- Global survey of over 900 IT security professionals indicates that employees are seeking out, and finding, information that is irrelevant to their jobs
- Ninety-two percent of respondents report that employees attempt to access information they do not need for their day-to-day work
- Nearly two in three (66 percent) IT security professionals admit they have specifically sought out or accessed company information they didn’t need
One Identity, a proven leader in helping organizations get identity and access management (IAM) right, today released new global research revealing that the overwhelming majority of employees are deliberately seeking out information they are not permitted to access, exposing a major “snooping” problem among today’s workforce. The survey, conducted by Dimensional Research, polled more than 900 IT security professionals on trends and challenges related to managing employee access to corporate data. Among key findings, a remarkable 92 percent of respondents report that employees at their organizations try to access information that is not necessary for their day-to-day work – with nearly one in four (23 percent) admitting this behavior happens frequently.
Most alarmingly, the report indicates that IT security professionals themselves are among the worst offenders of corporate data snooping. One in three respondents admit to having accessed sensitive information that is not necessary for their day-to-day work – indicating ongoing abuse of elevated rights attributed to the IT security role. Other findings related to IT security professionals’ shocking snooping behavior include:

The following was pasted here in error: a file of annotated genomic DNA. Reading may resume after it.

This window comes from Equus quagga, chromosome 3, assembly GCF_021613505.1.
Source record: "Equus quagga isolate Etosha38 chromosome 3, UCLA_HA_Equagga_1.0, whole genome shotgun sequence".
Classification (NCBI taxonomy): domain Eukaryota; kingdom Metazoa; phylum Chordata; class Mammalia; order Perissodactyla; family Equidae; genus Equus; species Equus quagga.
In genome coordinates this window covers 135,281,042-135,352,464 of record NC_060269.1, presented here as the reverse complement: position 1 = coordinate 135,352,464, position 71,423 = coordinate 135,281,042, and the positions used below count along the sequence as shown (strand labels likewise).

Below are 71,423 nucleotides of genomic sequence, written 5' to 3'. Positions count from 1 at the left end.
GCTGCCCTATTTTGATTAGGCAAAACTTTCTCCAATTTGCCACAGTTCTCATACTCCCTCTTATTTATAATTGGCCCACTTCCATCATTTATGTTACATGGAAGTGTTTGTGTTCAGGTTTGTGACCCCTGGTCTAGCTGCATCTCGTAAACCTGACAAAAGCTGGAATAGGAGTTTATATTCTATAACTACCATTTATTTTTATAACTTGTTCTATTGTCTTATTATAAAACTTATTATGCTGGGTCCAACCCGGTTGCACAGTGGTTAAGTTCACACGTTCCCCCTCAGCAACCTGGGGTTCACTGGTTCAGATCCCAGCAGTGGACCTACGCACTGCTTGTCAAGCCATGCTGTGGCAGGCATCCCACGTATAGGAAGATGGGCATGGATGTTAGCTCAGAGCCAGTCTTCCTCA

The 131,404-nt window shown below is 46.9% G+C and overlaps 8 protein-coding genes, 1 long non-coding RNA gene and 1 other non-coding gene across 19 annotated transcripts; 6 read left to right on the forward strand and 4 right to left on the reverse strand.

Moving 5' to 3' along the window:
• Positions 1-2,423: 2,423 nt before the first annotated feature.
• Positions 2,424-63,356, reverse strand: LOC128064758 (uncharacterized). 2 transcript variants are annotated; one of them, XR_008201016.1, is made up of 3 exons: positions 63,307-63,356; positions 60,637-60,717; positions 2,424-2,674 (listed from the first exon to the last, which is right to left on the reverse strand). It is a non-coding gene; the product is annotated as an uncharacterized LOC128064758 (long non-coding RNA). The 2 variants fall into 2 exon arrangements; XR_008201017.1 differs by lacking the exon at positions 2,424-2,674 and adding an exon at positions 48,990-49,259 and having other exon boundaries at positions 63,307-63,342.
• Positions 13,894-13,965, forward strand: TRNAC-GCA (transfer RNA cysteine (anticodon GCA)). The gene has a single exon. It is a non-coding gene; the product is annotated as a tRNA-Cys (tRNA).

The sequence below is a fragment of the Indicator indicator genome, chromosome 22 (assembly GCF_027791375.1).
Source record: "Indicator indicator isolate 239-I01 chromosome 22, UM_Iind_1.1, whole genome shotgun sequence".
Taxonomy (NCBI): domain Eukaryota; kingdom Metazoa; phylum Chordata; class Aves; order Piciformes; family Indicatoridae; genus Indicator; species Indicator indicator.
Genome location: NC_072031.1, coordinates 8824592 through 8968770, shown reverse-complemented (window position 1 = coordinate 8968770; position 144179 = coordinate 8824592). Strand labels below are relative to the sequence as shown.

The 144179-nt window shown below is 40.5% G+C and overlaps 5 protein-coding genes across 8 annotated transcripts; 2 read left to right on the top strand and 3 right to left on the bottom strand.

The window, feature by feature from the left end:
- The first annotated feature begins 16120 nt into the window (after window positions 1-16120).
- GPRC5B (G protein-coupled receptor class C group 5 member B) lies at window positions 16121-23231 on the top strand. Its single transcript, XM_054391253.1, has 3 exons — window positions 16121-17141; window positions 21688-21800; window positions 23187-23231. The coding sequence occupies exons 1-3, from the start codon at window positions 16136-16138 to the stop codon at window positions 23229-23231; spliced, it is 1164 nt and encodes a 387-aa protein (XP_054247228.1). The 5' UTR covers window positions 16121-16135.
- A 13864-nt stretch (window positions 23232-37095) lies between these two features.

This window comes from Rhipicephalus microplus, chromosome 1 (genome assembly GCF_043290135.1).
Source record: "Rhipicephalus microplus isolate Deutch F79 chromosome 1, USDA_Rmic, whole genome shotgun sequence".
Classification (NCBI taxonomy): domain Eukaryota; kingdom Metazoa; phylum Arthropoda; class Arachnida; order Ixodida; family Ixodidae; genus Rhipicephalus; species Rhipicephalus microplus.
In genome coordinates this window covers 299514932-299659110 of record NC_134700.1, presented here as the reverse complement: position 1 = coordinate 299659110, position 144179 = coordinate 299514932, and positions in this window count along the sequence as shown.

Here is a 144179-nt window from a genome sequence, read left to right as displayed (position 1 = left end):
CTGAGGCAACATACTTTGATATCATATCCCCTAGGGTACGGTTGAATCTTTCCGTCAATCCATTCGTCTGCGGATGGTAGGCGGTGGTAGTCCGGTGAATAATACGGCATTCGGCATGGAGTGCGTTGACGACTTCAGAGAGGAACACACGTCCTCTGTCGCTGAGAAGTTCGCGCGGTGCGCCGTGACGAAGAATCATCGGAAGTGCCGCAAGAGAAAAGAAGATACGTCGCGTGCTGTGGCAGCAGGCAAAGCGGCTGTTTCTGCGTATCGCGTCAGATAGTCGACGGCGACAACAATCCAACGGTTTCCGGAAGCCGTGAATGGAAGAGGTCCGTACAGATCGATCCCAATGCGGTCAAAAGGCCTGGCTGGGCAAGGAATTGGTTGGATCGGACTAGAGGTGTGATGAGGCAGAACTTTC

- Company performance information is a hot commodity: More than one in three (36 percent) of IT pros admit to looking for or accessing sensitive information about their company’s performance, apart from what is required to do for their job.
- IT security executives are the guiltiest by level: Seventy-one percent of executives admit to seeking out extraneous information, compared to 56 percent of non-manager-level IT security team members. Additionally, 45 percent of executives admit to snooping for or accessing sensitive company performance information specifically, compared to just 17 percent of non-manager team members.
- The smaller the company, the bigger the snoop: Thirty-eight percent of IT security professionals at companies with 500-2,000 employees admit to looking for or accessing sensitive performance data, versus 29 percent of professionals at companies with more than 5,000 employees.
- Workers in technology companies most likely to go on a sensitive information hunt: Forty-four percent of respondents working for technology companies admit to searching for sensitive company performance information, compared to 36 percent in financial services, 31 percent in manufacturing, and just 21 percent in healthcare.